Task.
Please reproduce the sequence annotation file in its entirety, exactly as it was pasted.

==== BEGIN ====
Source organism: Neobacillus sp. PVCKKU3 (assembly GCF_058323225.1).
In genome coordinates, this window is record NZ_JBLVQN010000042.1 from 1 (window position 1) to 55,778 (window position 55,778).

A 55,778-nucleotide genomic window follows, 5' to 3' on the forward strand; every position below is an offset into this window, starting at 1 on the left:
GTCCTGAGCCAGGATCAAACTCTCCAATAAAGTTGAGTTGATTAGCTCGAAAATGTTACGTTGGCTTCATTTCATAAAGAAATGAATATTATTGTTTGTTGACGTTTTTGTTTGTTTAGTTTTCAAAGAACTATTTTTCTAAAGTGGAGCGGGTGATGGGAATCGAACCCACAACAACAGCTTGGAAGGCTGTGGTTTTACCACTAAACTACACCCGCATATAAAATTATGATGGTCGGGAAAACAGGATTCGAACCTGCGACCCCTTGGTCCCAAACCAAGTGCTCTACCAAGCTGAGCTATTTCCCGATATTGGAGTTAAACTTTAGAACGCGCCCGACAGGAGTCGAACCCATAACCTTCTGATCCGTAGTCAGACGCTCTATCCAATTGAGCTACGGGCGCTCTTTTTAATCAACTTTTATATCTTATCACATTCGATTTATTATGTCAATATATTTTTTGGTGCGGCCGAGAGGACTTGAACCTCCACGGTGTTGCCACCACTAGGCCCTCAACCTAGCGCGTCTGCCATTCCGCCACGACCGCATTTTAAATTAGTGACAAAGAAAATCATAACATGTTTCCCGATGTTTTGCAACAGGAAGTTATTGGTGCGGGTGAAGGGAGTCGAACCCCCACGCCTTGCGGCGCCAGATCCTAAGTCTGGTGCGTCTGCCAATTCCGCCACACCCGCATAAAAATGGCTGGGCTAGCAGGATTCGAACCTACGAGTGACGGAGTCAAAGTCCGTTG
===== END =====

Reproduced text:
Source organism: Neobacillus sp. PVCKKU3 (assembly GCF_058323225.1).
In genome coordinates, this window is record NZ_JBLVQN010000042.1 from 1 (window position 1) to 55,778 (window position 55,778).

A 55,778-nucleotide genomic window follows, 5' to 3' on the forward strand; every position below is an offset into this window, starting at 1 on the left:
GTCCTGAGCCAGGATCAAACTCTCCAATAAAGTTGAGTTGATTAGCTCGAAAATGTTACGTTGGCTTCATTTCATAAAGAAATGAATATTATTGTTTGTTGACGTTTTTGTTTGTTTAGTTTTCAAAGAACTATTTTTCTAAAGTGGAGCGGGTGATGGGAATCGAACCCACAACAACAGCTTGGAAGGCTGTGGTTTTACCACTAAACTACACCCGCATATAAAATTATGATGGTCGGGAAAACAGGATTCGAACCTGCGACCCCTTGGTCCCAAACCAAGTGCTCTACCAAGCTGAGCTATTTCCCGATATTGGAGTTAAACTTTAGAACGCGCCCGACAGGAGTCGAACCCATAACCTTCTGATCCGTAGTCAGACGCTCTATCCAATTGAGCTACGGGCGCTCTTTTTAATCAACTTTTATATCTTATCACATTCGATTTATTATGTCAATATATTTTTTGGTGCGGCCGAGAGGACTTGAACCTCCACGGTGTTGCCACCACTAGGCCCTCAACCTAGCGCGTCTGCCATTCCGCCACGACCGCATTTTAAATTAGTGACAAAGAAAATCATAACATGTTTCCCGATGTTTTGCAACAGGAAGTTATTGGTGCGGGTGAAGGGAGTCGAACCCCCACGCCTTGCGGCGCCAGATCCTAAGTCTGGTGCGTCTGCCAATTCCGCCACACCCGCATAAAAATGGCTGGGCTAGCAGGATTCGAACCTACGAGTGACGGAGTCAAAGTCCGTTG